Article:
As a child Saturday evening entertainment came in the form of You’ve been Framed, a collection of hilarious home videos with face plants galore, dogs the size of a small horse taking out their owners, capsizing dinghies, Bride’s taking an unexpected dip in a lake; in essence the best of the ‘banana skin’ moments! Social Media has perhaps taken the place of the bloopers TV shows now, how many of us have now seen the infamous Fenton take on the deer in Richmond Park, as an owner chases his dog as Fenton darts after the deer? It’s compulsive viewing and we are all victims of being sucked into endlessly watching these videos. However on the flip side of these videos put out there to make us laugh are the injuries or potential injuries that could be sustained. This weeks Toolbox Talk is all about injuries that can occur through working with plant and work equipment that could well have made the You’ve Been Framed edit though is an aspect we need to take seriously.
Plant machinery injuries can be caused by parts of the body getting drawn in or trapped between rollers, belts or pulley drives, sharp edges causing cuts, parts of the machine causing burns or electric shocks and a lack of maintenance meaning machines become unreliable and develop faults that injure their users. There are many precautions that you can put in place to ensure you do not have any banana skin (or worse) moments that ends up making you ‘insta’-famous for the wrong reasons.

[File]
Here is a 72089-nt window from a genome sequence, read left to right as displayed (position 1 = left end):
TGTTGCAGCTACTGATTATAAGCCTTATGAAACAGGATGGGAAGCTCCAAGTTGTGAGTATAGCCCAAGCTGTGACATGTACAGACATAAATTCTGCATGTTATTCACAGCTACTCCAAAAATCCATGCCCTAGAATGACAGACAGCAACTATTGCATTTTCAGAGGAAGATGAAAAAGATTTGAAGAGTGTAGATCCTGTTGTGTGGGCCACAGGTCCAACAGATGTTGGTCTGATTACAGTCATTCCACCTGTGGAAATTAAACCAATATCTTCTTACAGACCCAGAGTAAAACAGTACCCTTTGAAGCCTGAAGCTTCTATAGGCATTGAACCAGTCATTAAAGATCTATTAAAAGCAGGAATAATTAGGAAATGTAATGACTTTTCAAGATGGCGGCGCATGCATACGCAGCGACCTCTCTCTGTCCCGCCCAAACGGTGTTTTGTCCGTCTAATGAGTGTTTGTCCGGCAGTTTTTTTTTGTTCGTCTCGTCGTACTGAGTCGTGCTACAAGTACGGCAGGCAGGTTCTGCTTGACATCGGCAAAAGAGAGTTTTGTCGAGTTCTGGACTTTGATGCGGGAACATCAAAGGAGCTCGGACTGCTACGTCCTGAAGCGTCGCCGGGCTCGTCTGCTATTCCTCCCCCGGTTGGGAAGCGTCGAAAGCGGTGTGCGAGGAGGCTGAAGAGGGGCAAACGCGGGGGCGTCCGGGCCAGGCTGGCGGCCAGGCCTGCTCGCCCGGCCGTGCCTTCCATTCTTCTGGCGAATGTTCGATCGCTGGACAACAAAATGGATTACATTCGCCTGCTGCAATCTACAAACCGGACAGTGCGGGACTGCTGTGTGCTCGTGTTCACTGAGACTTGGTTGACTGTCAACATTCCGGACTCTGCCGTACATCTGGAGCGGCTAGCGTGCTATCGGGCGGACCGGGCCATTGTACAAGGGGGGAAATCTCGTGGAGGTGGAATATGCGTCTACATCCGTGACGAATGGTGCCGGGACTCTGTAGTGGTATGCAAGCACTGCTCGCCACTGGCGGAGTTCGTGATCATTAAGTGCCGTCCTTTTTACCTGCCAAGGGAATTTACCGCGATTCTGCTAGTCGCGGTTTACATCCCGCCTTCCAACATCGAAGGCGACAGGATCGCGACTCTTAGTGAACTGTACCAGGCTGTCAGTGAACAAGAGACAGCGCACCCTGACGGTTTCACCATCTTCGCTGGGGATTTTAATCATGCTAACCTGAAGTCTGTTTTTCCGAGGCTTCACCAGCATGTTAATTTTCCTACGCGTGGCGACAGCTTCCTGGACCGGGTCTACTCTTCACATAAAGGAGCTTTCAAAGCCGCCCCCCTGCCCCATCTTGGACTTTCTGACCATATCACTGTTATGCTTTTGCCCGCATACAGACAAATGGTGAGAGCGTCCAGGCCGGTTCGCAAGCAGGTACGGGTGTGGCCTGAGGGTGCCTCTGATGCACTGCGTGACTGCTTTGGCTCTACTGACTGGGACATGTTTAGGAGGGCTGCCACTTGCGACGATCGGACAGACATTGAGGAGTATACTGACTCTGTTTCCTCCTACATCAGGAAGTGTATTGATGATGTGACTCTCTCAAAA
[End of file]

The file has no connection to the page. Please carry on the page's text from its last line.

Before you even get started you must ensure that anyone operating the machinery has sufficient training and is authorised to use that machine. You should then carry out pre-use checks particularly examining any features where deterioration would cause risk and ensure that safeguards fitted are fit for purpose and never removed from a machine. Static machines should be fixed down, mobile machines should have brakes on or be securely chocked and any new machine should be marked with CE. Be aware of the area you are working in, perhaps setting up exclusion zones with clear signage and ensuring the area is kept clean and tidy and free from obstructions, slip or trip hazards. As well as considering your own safety think of colleagues and customers around you that may be at risk. Machines should have clearly marked control switches and emergency stop controls within easy reach. If you are carrying our maintenance work make sure the machine is properly switched off, isolated or locked off. As always, wear the appropriate PPE for all work being carried out on machines and never wear dangling chains, loose clothing, rings or have loose, long hair that could get caught in moving parts.
We may have a laugh at the clumsy member of our team (we all have one) who has us in stitches as we manage to catch their you’ve been framed moment on our phones but we also need to be aware in our industry of the dangers surrounding us and potentially life-changing injuries that could occur.